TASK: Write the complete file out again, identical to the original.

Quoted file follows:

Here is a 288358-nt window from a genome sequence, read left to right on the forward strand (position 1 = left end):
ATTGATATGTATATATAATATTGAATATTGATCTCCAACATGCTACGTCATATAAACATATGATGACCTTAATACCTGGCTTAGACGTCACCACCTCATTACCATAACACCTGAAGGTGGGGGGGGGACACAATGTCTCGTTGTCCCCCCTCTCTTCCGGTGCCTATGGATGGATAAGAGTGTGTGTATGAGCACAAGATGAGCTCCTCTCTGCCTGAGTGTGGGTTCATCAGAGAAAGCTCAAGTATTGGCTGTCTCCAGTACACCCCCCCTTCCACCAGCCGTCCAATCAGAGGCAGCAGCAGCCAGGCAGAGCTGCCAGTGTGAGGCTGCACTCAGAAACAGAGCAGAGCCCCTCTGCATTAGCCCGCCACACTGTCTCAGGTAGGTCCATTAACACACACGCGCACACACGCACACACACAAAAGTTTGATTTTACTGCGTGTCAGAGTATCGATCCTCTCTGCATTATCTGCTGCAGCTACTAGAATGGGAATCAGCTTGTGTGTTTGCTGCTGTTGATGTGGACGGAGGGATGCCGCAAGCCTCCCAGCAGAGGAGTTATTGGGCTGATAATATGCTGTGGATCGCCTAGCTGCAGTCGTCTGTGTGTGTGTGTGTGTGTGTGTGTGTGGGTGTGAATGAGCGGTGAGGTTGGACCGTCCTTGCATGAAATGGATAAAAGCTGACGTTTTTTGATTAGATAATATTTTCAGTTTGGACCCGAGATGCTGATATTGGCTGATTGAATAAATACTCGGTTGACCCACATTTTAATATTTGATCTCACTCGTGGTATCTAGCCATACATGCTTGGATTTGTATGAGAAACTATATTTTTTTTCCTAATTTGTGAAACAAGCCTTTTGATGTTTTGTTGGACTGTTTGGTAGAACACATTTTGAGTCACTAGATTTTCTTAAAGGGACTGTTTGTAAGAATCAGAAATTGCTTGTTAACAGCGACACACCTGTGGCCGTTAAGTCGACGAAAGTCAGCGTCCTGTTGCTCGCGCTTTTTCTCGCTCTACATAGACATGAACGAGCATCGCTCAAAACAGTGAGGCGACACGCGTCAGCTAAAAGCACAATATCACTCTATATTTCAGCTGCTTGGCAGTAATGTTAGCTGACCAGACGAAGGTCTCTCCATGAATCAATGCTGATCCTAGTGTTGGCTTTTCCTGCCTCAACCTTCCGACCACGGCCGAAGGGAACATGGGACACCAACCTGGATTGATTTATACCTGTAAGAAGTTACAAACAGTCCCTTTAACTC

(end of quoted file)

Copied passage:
Here is a 288358-nt window from a genome sequence, read left to right on the forward strand (position 1 = left end):
ATTGATATGTATATATAATATTGAATATTGATCTCCAACATGCTACGTCATATAAACATATGATGACCTTAATACCTGGCTTAGACGTCACCACCTCATTACCATAACACCTGAAGGTGGGGGGGGGACACAATGTCTCGTTGTCCCCCCTCTCTTCCGGTGCCTATGGATGGATAAGAGTGTGTGTATGAGCACAAGATGAGCTCCTCTCTGCCTGAGTGTGGGTTCATCAGAGAAAGCTCAAGTATTGGCTGTCTCCAGTACACCCCCCCTTCCACCAGCCGTCCAATCAGAGGCAGCAGCAGCCAGGCAGAGCTGCCAGTGTGAGGCTGCACTCAGAAACAGAGCAGAGCCCCTCTGCATTAGCCCGCCACACTGTCTCAGGTAGGTCCATTAACACACACGCGCACACACGCACACACACAAAAGTTTGATTTTACTGCGTGTCAGAGTATCGATCCTCTCTGCATTATCTGCTGCAGCTACTAGAATGGGAATCAGCTTGTGTGTTTGCTGCTGTTGATGTGGACGGAGGGATGCCGCAAGCCTCCCAGCAGAGGAGTTATTGGGCTGATAATATGCTGTGGATCGCCTAGCTGCAGTCGTCTGTGTGTGTGTGTGTGTGTGTGTGTGTGGGTGTGAATGAGCGGTGAGGTTGGACCGTCCTTGCATGAAATGGATAAAAGCTGACGTTTTTTGATTAGATAATATTTTCAGTTTGGACCCGAGATGCTGATATTGGCTGATTGAATAAATACTCGGTTGACCCACATTTTAATATTTGATCTCACTCGTGGTATCTAGCCATACATGCTTGGATTTGTATGAGAAACTATATTTTTTTTCCTAATTTGTGAAACAAGCCTTTTGATGTTTTGTTGGACTGTTTGGTAGAACACATTTTGAGTCACTAGATTTTCTTAAAGGGACTGTTTGTAAGAATCAGAAATTGCTTGTTAACAGCGACACACCTGTGGCCGTTAAGTCGACGAAAGTCAGCGTCCTGTTGCTCGCGCTTTTTCTCGCTCTACATAGACATGAACGAGCATCGCTCAAAACAGTGAGGCGACACGCGTCAGCTAAAAGCACAATATCACTCTATATTTCAGCTGCTTGGCAGTAATGTTAGCTGACCAGACGAAGGTCTCTCCATGAATCAATGCTGATCCTAGTGTTGGCTTTTCCTGCCTCAACCTTCCGACCACGGCCGAAGGGAACATGGGACACCAACCTGGATTGATTTATACCTGTAAGAAGTTACAAACAGTCCCTTTAACTC